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Israel through the eyes of a Jewish Studies scholar from Poland

I was answering the inner call of an academic to confront everything I read about

Hi, I am student of Jewish Studies in Poland. No, I am not Jewish.

Whenever I was asked which country I would like to visit, I'd answer, "Peru is my dream", "Oh, I'd like to see Norway". But the Middle East? Israel? It wasn't a destination that particularly attracted me.

However, I started studying about the history of the Jews in Poland (out of sheer curiosity and a desire to deepen my knowledge) and started learning Hebrew. I began to explore the meanderings of Jewish history, philosophy and Judaism. In classes on contemporary culture and politics, I read about the Diaspora, about the socio-cultural processes already taking place within the borders of the State of Israel itself, about the conflicts eating away at politicians and the grey citizens. I was looking into Israeli music and how Israeli art tells a story, how Israeli cinema portrays its history, and what place does such an important topic as the Holocaust have in all of this?

I was keen to travel to Israel, at least for a few months. Firstly to experience Hebrew in it's best form, but also for the inner call of an academic to confront everything I read about with reality.

So I put together everything I needed to take part in the Erasmus+ scholarship and, all in all, I went abroad. I will leave out the administrative and organizational experience at both universities in silence, which is not to say that it was not exciting, by no means. Rather, I will focus on another experience, quite unique in the scale of feelings we have the chance to experience - a visit to a place known-but-unknown.

I had not yet got off the plane at Ben Gurion Airport when I saw the first signs on containers and buildings in Hebrew. I don't know if you can understand the excitement – letters which I previously saw only in textbooks, now were in their natural environment. It was like seeing a lion on the savannah rather than in a zoo.

And then - and then it only got better.

Familiar and unfamiliar. Known-but-unknown.

I didn't know which roads I should take to get where I wanted to go. I didn't know how expensive or cheap the products were. How public transport and the university worked. But besides all of that, I didn't feel like a stranger. Because I associated the language (its sound, its individual words). Because seeing the different types of kippah on the heads of Jews didn't surprise me - I was learning about the differences between them. I knew the theoretical rules of the orthodox Bnei Barak district before anyone told me about their visits there.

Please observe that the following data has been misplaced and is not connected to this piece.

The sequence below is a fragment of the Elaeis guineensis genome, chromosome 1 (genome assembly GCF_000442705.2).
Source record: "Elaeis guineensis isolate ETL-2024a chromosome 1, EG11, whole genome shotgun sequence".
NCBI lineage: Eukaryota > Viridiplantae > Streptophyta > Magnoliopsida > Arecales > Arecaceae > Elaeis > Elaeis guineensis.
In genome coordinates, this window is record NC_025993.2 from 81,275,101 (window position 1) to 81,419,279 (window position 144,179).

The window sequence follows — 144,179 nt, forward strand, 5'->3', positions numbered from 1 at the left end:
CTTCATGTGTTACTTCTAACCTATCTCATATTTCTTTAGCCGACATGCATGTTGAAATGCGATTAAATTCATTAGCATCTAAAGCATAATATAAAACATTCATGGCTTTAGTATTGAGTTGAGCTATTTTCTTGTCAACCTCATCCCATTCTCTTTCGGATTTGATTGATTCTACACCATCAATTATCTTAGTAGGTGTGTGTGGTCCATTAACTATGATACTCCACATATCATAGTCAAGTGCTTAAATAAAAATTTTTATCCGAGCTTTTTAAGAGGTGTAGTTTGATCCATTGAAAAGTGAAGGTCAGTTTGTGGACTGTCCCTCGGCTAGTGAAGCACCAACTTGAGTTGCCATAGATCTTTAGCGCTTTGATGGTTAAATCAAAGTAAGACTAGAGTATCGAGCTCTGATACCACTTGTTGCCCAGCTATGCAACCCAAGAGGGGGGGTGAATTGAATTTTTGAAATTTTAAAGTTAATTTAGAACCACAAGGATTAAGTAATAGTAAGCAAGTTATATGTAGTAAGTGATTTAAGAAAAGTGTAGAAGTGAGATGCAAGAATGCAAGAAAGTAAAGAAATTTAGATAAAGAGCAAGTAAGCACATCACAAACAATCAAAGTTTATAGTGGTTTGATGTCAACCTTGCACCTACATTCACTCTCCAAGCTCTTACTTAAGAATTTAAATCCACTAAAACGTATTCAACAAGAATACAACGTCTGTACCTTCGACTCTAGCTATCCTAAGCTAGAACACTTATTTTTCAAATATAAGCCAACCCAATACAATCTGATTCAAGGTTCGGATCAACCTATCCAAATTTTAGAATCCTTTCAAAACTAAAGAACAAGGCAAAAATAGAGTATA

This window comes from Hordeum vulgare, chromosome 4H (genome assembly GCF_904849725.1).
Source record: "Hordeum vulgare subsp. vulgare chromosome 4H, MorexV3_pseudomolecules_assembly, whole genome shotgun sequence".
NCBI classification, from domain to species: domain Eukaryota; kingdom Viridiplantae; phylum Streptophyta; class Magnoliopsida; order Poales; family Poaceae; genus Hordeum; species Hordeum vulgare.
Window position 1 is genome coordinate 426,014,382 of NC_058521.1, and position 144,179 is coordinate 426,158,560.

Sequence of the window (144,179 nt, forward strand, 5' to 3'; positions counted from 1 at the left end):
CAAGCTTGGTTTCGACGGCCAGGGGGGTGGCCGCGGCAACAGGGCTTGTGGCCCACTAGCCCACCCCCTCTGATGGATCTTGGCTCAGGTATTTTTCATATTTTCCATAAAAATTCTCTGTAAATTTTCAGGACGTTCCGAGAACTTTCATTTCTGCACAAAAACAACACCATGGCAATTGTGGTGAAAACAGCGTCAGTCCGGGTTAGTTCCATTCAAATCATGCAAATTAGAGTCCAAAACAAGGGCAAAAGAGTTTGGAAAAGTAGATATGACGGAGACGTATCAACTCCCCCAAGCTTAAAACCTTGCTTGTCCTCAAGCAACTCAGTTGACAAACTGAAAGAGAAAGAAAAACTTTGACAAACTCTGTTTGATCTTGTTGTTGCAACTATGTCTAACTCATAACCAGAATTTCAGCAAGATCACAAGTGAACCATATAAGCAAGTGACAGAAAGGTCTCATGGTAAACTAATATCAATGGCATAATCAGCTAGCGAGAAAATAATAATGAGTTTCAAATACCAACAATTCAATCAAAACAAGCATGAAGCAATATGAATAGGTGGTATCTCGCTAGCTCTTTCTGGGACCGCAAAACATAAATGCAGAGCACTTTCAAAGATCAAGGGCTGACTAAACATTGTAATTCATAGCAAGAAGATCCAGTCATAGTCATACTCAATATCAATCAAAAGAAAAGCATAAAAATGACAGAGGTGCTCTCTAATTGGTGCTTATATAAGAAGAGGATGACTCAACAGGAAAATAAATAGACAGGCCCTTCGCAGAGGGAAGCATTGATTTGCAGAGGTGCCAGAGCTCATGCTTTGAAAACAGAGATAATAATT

I was able to cross-reference everything I read about with real life. I made an effort to get in touch with Israelis and did not hesitate to ask them questions about the experience of military service, about Palestine or the Orthodox community. And everything I found out I compared with my knowledge. And my joy was all the greater when the information from so many sources formed a coherent whole.

Additionally, Israel has experienced several waves of immigrants in its history. A huge proportion of the Jews who were building Israel at the beginning of the state came from Poland (including today's Ukraine). After the collapse of the Soviet Union, groups of Russian Jews also flocked to Israel. The grandmothers and grandfathers of many of my Israeli peers lived in Poland. Contrary to popular international opinion, Russian and Polish culture differ significantly. But, Jews coming from Eastern and Central Europe brought with them many small, everyday customs that I too know from my family home. Drinking strong tea with lemon, walking in slippers, certain foods or products in shops. How a country which is 4000 km away from mine home could be in the same time so close to my everyday life? On the other hand, the Israeli political arena with its conflicts and absurdities reminds me very much of our Polish backyard…

Of course, I was still an external observer there and understand that life in this country is not idyllic and is lined with many difficult experiences and relationships. However, it was so warm and welcoming that just after two months there I already knew that I will miss this country. And I wasn’t wrong – I have already booked plane tickets for another trip there. And I do wish you all also find a place like that. No matter how far it is from your actual house.

Martyna is completing MA in Jewish Studies studies at the University of Wrocław in Poland. Currently she's doing . Thanks to Erasmus+ exchange programme she moved to Israel for few months.

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